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US and #China reach deal on commercial cyber spying

Presidents Barack Obama and Xi Jinping say that both countries agreed that neither would conduct or support hacking.

US President Barack Obama and his Chinese counterpart Xi Jinping have announced that they have reached a "common understanding" on addressing cyber spying for commercial purposes, and agreed that neither country would conduct or knowingly support hacking.

At a joint press conference on Friday, Obama said he raised "serious concerns" about growing cyber threats with Xi, and that the Chinese leader has pledged more cooperation.  

"I indicated that it has to stop," Obama said. "This is progress, but I have to insist that our work is not yet done."

Related: Nobel winners urge Obama to press Xi on jailed laureate

Xi, for his part, agreed that the countries would not "knowingly support" cybertheft and promised to abide by "norms of behaviour" in cyberspace.

Both countries claim they do not engage in cybertheft of commercial secrets, one of the deep differences that have threatened ties between the world's two largest economies.

Overall, Obama said, the two leaders' state visit had yielded "an extremely productive meeting," adding that their candid conversations on areas of disagreement "help us to understand each other better."

The White House's concerns over China's cyberattacks in the US have caused particular strain ahead of Xi's visit.

Ahead of the meeting, Obama had faced calls from some Republican presidential candidates to scale back the grandeur of Xi's visit, which included an Oval Office meeting, a joint news conference in the Rose Garden and a glitzy black-tie dinner.

Reducing carbon emissions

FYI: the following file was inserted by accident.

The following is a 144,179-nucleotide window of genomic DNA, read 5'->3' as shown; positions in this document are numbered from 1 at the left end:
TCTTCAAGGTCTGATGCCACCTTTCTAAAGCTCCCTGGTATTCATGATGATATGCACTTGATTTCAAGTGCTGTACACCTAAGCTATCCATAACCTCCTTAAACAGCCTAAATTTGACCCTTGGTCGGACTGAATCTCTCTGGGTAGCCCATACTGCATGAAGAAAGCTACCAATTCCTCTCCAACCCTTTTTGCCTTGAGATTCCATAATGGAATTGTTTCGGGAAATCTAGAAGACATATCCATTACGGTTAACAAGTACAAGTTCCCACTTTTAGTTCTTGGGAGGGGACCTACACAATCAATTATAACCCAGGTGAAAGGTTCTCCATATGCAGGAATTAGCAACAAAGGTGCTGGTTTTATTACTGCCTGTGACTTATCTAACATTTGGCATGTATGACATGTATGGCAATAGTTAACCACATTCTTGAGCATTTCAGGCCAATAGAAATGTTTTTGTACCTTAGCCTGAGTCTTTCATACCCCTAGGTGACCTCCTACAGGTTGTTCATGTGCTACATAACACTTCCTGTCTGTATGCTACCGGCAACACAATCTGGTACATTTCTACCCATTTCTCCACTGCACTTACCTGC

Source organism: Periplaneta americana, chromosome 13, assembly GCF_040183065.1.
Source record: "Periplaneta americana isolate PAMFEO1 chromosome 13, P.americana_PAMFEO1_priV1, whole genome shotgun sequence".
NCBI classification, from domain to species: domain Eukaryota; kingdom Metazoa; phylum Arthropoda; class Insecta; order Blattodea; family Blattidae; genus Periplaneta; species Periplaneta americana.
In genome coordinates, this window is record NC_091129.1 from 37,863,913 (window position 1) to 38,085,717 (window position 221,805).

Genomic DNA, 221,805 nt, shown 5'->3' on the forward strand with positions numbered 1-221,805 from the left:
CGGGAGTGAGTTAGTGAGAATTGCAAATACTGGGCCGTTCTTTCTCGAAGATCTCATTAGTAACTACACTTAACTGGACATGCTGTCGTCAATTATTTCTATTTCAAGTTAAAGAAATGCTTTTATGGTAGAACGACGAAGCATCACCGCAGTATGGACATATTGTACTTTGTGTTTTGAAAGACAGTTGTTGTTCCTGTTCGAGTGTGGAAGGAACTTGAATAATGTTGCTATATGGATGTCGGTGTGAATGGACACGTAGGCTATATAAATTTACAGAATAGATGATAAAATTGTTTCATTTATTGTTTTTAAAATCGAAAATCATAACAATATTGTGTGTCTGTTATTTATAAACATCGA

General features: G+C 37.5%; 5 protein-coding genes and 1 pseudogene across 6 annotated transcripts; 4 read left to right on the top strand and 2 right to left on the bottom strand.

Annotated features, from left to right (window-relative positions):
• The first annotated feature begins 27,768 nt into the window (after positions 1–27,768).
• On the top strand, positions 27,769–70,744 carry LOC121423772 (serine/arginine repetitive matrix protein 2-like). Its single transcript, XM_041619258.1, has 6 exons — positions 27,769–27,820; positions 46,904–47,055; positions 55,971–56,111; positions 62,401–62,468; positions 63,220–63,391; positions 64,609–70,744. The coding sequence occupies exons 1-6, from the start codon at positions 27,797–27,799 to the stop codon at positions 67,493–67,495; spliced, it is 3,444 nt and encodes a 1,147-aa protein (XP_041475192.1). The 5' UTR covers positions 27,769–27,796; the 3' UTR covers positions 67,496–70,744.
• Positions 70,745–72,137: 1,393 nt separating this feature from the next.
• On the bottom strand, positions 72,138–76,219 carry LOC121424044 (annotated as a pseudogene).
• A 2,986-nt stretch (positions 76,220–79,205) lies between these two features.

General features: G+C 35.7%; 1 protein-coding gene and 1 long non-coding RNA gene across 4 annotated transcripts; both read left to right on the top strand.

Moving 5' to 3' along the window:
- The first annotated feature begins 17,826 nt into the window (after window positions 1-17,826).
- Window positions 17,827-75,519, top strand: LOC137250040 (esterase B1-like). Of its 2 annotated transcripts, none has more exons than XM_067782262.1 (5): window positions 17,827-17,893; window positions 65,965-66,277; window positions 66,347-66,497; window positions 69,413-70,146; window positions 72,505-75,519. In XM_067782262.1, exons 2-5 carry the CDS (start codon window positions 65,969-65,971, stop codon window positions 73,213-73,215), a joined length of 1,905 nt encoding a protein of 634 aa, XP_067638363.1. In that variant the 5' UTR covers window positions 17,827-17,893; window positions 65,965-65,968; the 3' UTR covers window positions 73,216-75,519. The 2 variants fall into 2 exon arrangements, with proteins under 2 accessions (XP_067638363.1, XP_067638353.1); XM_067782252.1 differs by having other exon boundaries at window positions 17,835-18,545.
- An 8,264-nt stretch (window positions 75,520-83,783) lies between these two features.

On climate change, an area where the two countries have been cooperating, China said it will commit $3.1bn to help developing countries reduce carbon emissions, one of a series of measures taken with the US to combat global warming.

A joint statement listed a series of measures taken to flesh out their pledge, made last year, to work to reduce emissions.

The US earlier pledged $3 billion to a United Nations fund to aid developing nations reduce emissions.

Xi, speaking through a translator, called on the US and China to be "broadminded about differences and disagreements". He made no specific mention of the controversial issues Obama raised.

On the thorny issue of China's disputed territorial claims, which have unnerved some US partners in Asia, Xi said China has "the right to uphold our own sovereignty".

But he promised respect for freedom of navigation and overflight.

Obama said he had "candid" discussions with Xi, and that he "reiterated the right of all countries to freedom of navigation and over-flight and to unimpeded commerce."

"I conveyed to President Xi our significant concerns over land reclamation, construction and the militarisation of disputed areas, which makes it harder for countries in the region to resolve disagreements peacefully. And I encouraged a resolution between claimants in this area," Obama said.

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